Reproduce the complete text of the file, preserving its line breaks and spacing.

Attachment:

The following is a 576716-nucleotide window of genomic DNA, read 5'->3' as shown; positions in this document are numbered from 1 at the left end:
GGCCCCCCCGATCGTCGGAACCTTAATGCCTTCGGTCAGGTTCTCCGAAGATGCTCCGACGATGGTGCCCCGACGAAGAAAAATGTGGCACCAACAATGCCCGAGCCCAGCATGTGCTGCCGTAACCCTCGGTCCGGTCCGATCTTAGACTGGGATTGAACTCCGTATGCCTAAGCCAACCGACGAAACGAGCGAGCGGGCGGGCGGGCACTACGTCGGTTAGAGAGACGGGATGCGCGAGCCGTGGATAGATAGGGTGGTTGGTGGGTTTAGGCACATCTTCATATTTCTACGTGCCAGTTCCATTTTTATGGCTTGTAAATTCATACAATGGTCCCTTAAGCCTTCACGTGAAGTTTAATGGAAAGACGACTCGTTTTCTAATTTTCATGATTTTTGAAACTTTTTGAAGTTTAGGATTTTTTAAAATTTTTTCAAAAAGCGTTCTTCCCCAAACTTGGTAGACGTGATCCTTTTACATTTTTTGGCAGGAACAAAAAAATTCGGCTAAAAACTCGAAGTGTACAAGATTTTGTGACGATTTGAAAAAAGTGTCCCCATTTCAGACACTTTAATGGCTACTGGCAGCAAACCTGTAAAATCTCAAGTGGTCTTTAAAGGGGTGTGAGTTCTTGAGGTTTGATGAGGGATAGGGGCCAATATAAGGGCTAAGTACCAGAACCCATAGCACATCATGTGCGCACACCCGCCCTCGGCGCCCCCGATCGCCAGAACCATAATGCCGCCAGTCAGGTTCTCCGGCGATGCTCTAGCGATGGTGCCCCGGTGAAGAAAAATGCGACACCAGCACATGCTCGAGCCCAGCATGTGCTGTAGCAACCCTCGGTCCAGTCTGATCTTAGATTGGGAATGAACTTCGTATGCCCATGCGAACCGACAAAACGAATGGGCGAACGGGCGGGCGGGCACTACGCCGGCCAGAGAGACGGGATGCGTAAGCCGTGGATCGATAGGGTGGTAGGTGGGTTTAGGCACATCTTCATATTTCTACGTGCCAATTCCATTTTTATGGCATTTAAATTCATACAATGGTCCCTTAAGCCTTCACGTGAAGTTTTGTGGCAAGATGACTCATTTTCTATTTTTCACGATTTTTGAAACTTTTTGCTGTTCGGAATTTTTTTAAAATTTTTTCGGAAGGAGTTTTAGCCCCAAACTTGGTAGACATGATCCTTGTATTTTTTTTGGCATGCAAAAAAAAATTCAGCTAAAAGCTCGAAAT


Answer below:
The following is a 576716-nucleotide window of genomic DNA, read 5'->3' as shown; positions in this document are numbered from 1 at the left end:
GGCCCCCCCGATCGTCGGAACCTTAATGCCTTCGGTCAGGTTCTCCGAAGATGCTCCGACGATGGTGCCCCGACGAAGAAAAATGTGGCACCAACAATGCCCGAGCCCAGCATGTGCTGCCGTAACCCTCGGTCCGGTCCGATCTTAGACTGGGATTGAACTCCGTATGCCTAAGCCAACCGACGAAACGAGCGAGCGGGCGGGCGGGCACTACGTCGGTTAGAGAGACGGGATGCGCGAGCCGTGGATAGATAGGGTGGTTGGTGGGTTTAGGCACATCTTCATATTTCTACGTGCCAGTTCCATTTTTATGGCTTGTAAATTCATACAATGGTCCCTTAAGCCTTCACGTGAAGTTTAATGGAAAGACGACTCGTTTTCTAATTTTCATGATTTTTGAAACTTTTTGAAGTTTAGGATTTTTTAAAATTTTTTCAAAAAGCGTTCTTCCCCAAACTTGGTAGACGTGATCCTTTTACATTTTTTGGCAGGAACAAAAAAATTCGGCTAAAAACTCGAAGTGTACAAGATTTTGTGACGATTTGAAAAAAGTGTCCCCATTTCAGACACTTTAATGGCTACTGGCAGCAAACCTGTAAAATCTCAAGTGGTCTTTAAAGGGGTGTGAGTTCTTGAGGTTTGATGAGGGATAGGGGCCAATATAAGGGCTAAGTACCAGAACCCATAGCACATCATGTGCGCACACCCGCCCTCGGCGCCCCCGATCGCCAGAACCATAATGCCGCCAGTCAGGTTCTCCGGCGATGCTCTAGCGATGGTGCCCCGGTGAAGAAAAATGCGACACCAGCACATGCTCGAGCCCAGCATGTGCTGTAGCAACCCTCGGTCCAGTCTGATCTTAGATTGGGAATGAACTTCGTATGCCCATGCGAACCGACAAAACGAATGGGCGAACGGGCGGGCGGGCACTACGCCGGCCAGAGAGACGGGATGCGTAAGCCGTGGATCGATAGGGTGGTAGGTGGGTTTAGGCACATCTTCATATTTCTACGTGCCAATTCCATTTTTATGGCATTTAAATTCATACAATGGTCCCTTAAGCCTTCACGTGAAGTTTTGTGGCAAGATGACTCATTTTCTATTTTTCACGATTTTTGAAACTTTTTGCTGTTCGGAATTTTTTTAAAATTTTTTCGGAAGGAGTTTTAGCCCCAAACTTGGTAGACATGATCCTTGTATTTTTTTTGGCATGCAAAAAAAAATTCAGCTAAAAGCTCGAAAT